Sunday, July 5, 2015

No To Austerity

The macabre Neoliberal project launched in mahogany paneled staterooms in the l970s, sold to the public in the 1980s by Ronald Reagan and Margaret Thatcher and adopted in the 1990s by Democrats in the US and Social Democratic parties in Europe, enters a new chamber of horrors as Greeks in their referendum demonstrated an unwillingness to give another pound of their flesh to the greedy European and American Capitalist elite.

Although the mainstream media is confused about the specifics of the situation in Greece, it's possible to detect a changed tenor in its reporting here and there. The sneering demands that Greeks face up and knuckle under are largely gone, relegated to fetid corners occupied by publications like the Wall Street Journal. Others in the media have gotten a whiff of the rotting flesh the Journal's Capitalist clientele feeds on and it's beginning to emerge what happened in Greece. It's hard to find an article in which the common tropes of a year ago can be found of lazy Greeks living beyond their means. Like young African Americans have been doing in the US, working class Greeks and their allies across Europe have demanded that the truth be told.

It's becoming understood that the loans being made to the Greek government by the "troika" of the IMF, European Central Bank and IMF, weren't being pumped into the Greek economy -- which has shrunk a full 25 percent since the loan program began -- but were going almost entirely to Greece's creditors -- banks -- to cover loan payments.

The large Greek Capitalist class doesn't pay taxes. They simply don't file or are exempt. The huge Greek shipping companies -- four of the world's five largest shipping companies are Greek -- pay no taxes at all on money they make outside Greece, which means the vast majority of it.

What was going on in Greece is the same as goes on in the rest of Europe, in the US and anywhere Neoliberal Capitalism has entrenched itself -- a massive redistribution of wealth upward. The gutting of pensions, the massive unemployment, the dramatic rise in suicides as futures disappeared overnight, was simply the local manifestation.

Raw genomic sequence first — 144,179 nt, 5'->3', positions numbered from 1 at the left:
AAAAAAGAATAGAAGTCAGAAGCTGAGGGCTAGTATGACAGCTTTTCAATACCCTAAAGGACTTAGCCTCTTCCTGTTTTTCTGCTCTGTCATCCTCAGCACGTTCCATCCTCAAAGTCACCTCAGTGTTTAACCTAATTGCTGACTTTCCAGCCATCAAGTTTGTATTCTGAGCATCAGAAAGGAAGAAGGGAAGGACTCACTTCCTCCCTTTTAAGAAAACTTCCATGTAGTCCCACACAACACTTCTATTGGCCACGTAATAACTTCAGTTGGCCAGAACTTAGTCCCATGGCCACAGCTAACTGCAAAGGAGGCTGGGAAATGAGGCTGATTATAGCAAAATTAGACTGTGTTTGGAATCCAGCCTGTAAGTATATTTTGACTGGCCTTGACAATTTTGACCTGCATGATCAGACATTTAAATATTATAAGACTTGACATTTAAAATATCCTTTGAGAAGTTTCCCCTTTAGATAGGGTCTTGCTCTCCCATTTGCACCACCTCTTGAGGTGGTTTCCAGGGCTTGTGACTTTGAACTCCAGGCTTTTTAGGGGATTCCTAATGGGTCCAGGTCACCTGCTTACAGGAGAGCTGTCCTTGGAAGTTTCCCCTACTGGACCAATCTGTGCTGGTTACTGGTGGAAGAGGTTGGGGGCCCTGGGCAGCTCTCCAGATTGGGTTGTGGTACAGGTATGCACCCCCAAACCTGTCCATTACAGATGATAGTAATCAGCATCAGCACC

In the US, an alert group of activists who know how to use media, consisting of unions and Leftists radicalized in the 1960s and 70s, although unable to halt the onslaught of Neoliberalism, which is endorsed uncritically by the media, have been been able to keep prorams like Social Security and Medicare largely intact, despite Democrats having in the last few years joined Republicans in finding ways to undermine and eat away at those programs. Programs like food stamps and Head Start, which disproportionately benefit minorities, haven't fared as well.

All the current memberts of the New Mexico delegation to the federal legislature have voted to cut Social Security, Medicare and Head Start. Every one of them. There is no alternative media in New Mexico; activists are tied to the Democratic Party, and unions in New Mexico have sat silent, lapping up the puny amount of attention their elected officials give them and endorsing them without imposing a single demand.

The presidential candidacy of the nominal socialist, New Deal Democrat Bernie Sanders, which was propelled entirely by social media until his rising poll numbers brought attacks from conservative mainstream Democrats and forced the media to take note of it, will force Democrats to make promises to the working class constituency it relies on to get elected, but those promises will be broken as soon as the last vote is counted in November 2016. Barring a genuine uprising of the working class, the Neoliberalism of Democrats and Republicans will continue to bring flat wages and declining living standards to US workers, and the bizarre public theater being played out in Greece will eventually come to television screens here.

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